Wednesday, July 28, 2010
The July 25, 2010 publication of classified documents by Wikileaks (see: http://www.upi.com/Top_News/US/2010/07/25/UPI-NewsTrack-TopNews/UPI-30011280110394/) was yet another call to examine the war in Afghanistan. Once again contractors and budgets were flouted and profiled.
Regrettably it’s all too easy to harrumph about today’s conflicts and mumble about the PSYOP/MISO name change, it is not so easy to step back and think about the next potential conflict and the one after that. In my Tactical Intelligence Course that I teach for American Military University I have a discussion board where I let the students ask me any question they would like. One of them asked me about AFRICOM.
Candidly I really didn’t know too much about that command’s successes and failures.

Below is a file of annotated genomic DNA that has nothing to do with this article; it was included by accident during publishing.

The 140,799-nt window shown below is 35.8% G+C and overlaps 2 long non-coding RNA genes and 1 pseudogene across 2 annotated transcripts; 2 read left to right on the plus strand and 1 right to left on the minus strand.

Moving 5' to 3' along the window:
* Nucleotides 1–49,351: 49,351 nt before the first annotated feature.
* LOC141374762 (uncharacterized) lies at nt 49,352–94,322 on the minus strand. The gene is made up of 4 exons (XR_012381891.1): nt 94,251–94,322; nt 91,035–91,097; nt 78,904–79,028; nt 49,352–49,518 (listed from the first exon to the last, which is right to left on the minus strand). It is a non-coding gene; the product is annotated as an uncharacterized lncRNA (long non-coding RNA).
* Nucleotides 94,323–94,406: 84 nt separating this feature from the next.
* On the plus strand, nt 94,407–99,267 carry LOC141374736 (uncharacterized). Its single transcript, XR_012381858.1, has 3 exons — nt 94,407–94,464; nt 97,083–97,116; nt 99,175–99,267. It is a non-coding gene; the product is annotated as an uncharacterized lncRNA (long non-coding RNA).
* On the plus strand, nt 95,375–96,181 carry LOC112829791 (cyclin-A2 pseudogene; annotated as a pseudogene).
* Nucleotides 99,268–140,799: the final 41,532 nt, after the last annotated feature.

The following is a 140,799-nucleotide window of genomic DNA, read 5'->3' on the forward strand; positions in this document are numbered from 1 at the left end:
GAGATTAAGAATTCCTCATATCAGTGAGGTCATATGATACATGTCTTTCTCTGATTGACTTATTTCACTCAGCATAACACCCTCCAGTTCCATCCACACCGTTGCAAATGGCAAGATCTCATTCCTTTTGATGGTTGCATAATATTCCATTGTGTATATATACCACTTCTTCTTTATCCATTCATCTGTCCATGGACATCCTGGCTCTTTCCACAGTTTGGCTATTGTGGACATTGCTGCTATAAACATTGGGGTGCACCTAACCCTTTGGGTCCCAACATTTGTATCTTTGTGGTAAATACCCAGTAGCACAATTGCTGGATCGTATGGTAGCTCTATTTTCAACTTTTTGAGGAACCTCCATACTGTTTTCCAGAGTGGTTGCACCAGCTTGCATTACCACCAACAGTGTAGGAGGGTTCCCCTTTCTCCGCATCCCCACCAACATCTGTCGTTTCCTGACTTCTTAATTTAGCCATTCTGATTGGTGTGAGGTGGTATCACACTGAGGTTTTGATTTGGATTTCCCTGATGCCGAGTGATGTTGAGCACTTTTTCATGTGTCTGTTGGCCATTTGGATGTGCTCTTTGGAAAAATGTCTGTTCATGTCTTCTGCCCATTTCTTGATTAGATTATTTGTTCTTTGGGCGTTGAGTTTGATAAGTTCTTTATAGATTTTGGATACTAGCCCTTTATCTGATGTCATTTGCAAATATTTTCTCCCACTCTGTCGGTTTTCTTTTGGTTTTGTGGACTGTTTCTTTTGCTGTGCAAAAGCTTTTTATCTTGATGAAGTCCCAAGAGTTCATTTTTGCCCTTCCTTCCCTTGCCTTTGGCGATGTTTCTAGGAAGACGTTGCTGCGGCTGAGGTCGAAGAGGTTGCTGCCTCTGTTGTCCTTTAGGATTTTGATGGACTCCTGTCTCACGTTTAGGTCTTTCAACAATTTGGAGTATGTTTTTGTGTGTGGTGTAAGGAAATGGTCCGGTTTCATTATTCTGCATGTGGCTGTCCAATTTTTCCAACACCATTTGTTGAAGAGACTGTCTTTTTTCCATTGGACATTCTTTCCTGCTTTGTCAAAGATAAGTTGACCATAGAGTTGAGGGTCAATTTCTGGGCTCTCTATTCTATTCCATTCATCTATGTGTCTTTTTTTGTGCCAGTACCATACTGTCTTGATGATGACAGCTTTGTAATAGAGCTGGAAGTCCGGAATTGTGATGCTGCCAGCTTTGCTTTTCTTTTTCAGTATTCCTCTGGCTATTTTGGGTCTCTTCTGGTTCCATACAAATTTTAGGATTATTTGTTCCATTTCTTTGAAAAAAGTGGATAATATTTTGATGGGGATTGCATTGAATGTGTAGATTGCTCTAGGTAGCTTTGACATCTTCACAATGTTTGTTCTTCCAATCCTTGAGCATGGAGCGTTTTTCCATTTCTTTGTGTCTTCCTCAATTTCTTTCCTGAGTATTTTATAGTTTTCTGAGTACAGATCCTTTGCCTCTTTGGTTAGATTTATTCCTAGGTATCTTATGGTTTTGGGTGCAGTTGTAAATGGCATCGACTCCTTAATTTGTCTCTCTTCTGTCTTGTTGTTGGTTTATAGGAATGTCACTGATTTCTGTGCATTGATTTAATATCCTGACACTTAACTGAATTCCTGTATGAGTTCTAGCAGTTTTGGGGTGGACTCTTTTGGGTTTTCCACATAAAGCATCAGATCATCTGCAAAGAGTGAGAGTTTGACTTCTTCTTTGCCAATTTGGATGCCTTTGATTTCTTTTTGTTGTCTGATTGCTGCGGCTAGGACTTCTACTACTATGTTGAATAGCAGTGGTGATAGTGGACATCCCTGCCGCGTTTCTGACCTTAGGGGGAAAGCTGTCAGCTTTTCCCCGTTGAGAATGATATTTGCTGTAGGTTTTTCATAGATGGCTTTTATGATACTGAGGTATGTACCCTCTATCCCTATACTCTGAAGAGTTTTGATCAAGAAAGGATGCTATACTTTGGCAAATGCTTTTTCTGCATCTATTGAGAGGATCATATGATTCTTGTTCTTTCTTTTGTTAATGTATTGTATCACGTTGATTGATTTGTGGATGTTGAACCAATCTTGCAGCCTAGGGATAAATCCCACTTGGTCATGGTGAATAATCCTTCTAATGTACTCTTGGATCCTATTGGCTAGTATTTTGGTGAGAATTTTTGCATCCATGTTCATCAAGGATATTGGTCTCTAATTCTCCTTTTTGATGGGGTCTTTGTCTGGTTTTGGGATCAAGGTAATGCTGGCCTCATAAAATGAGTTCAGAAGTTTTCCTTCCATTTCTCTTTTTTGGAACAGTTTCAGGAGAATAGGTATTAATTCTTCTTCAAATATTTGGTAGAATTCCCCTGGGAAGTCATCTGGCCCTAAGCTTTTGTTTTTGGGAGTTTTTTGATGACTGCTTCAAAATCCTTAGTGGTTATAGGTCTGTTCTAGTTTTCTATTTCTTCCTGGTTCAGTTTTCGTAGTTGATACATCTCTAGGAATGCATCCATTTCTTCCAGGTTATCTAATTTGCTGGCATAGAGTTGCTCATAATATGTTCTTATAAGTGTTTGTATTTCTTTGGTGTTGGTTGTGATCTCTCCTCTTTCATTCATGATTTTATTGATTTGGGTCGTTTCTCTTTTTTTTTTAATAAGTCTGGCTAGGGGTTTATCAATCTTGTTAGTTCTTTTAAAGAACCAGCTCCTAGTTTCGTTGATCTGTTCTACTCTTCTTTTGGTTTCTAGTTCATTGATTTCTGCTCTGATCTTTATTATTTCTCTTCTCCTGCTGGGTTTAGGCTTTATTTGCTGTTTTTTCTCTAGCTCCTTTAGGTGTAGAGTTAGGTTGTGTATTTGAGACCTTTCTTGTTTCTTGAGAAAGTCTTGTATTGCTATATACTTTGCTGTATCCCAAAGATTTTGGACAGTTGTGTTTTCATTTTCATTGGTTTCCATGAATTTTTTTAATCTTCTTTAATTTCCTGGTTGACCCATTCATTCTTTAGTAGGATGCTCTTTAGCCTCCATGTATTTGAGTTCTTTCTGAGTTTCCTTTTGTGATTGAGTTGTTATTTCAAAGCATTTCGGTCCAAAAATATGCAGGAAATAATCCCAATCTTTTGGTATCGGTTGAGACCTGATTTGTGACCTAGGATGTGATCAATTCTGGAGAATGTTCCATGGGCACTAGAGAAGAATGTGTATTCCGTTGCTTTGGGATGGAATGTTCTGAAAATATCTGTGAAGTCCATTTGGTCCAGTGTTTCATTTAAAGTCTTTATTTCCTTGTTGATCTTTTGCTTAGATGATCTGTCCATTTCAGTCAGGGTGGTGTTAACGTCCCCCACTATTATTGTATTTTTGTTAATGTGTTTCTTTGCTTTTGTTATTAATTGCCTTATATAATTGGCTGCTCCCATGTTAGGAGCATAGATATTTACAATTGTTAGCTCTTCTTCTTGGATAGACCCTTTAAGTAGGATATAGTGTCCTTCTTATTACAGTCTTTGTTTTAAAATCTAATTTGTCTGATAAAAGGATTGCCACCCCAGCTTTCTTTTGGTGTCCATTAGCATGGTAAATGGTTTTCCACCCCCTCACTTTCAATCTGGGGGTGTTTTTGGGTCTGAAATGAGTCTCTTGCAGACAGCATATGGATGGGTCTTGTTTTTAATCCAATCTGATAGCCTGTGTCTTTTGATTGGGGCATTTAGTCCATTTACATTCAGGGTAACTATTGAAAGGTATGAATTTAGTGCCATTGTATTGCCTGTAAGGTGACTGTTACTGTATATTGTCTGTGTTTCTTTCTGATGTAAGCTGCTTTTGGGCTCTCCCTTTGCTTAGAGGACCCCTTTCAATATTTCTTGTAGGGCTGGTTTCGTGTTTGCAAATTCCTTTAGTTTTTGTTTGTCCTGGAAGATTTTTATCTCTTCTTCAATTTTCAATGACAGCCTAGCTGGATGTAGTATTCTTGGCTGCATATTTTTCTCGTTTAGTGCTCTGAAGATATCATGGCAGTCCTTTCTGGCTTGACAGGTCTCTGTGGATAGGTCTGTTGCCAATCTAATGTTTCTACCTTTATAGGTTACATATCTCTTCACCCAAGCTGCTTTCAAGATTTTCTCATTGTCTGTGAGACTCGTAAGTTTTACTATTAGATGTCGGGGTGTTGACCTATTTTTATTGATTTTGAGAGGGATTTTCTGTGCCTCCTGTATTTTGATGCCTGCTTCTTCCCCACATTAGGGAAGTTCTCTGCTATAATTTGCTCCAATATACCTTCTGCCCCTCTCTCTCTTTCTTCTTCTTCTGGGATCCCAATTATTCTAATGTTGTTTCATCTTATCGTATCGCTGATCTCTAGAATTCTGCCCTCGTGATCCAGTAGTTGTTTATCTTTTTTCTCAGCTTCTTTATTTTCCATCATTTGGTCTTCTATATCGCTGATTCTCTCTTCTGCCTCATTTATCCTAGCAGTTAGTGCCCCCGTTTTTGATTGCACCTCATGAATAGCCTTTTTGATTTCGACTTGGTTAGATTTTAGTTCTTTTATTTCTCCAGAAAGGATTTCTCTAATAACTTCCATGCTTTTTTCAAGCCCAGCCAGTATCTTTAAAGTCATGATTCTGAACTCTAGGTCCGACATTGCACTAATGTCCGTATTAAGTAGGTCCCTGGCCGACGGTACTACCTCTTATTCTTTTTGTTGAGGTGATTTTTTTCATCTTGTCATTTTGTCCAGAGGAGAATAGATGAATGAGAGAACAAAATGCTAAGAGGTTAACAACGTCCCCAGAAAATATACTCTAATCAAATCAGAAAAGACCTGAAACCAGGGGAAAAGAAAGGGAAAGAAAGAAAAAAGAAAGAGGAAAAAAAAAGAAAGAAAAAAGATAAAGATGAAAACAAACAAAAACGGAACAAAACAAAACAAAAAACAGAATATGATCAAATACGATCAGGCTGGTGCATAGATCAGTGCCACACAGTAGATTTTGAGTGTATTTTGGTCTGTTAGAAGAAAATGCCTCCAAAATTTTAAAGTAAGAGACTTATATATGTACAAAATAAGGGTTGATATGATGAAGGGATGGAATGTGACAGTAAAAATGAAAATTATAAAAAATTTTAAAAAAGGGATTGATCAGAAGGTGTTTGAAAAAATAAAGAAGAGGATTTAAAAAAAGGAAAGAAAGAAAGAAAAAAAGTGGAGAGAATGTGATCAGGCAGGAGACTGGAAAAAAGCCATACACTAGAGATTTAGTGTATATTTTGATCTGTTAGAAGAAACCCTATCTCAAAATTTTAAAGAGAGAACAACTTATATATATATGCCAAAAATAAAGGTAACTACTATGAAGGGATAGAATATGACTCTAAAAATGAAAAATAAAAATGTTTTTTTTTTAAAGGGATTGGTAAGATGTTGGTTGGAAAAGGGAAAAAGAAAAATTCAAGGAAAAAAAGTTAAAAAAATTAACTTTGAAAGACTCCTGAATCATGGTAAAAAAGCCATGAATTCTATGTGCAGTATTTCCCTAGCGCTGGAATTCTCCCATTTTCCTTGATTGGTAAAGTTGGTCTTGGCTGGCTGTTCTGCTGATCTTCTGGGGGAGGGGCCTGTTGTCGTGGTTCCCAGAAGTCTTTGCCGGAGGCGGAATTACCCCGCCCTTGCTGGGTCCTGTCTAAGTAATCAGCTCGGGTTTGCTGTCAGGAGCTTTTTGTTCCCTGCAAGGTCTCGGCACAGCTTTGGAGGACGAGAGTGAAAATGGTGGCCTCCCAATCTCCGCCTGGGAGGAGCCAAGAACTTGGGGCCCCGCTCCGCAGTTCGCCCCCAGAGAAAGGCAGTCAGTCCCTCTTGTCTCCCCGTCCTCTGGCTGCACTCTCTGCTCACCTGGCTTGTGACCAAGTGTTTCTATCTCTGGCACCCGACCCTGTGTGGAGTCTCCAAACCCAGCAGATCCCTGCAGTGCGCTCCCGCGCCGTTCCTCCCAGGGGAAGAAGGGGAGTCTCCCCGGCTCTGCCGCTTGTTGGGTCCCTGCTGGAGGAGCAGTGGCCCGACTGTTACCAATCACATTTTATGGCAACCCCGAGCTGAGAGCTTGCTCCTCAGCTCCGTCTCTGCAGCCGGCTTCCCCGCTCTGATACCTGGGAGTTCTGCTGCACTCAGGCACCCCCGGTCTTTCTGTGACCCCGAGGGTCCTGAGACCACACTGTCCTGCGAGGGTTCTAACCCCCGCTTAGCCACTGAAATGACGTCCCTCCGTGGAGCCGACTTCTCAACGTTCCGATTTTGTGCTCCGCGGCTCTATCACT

I was aware recent terrorist activity and the nature of the mega cities found in Africa as well as Chinese investments and terrorist and pirate hotbeds in the Horn of Africa. While, I don’t consider myself very knowledgeable and I am a big fan of the Penguins of Madagascar, most of my geographic knowledge about Africa comes from my childhood days as a stamp collector.
Which brings me to preparing for tomorrow’s missions – given the gut wrenching pace of today’s optempo, are we (the Community) devoting strategy and learning time for Africa, Latin America and South East Asia? How many of today’s junior soldiers and company grade officers know the cultural differences between Eritrea and Ethiopia? Do we have a trained cadre of influence professionals who can credibly work in embassies as well as navigate the streets of Lagos?
Perhaps a good start is to offer an elective class in PSYOP qualification training where students can do their own country study but which harnesses the power of the Internet and encourages creativity in learning through providing a small stipend or budget that can be used for books, stamps of the nation, meals at ethnic restaurants, etc. Who knows it might even make military learning fun.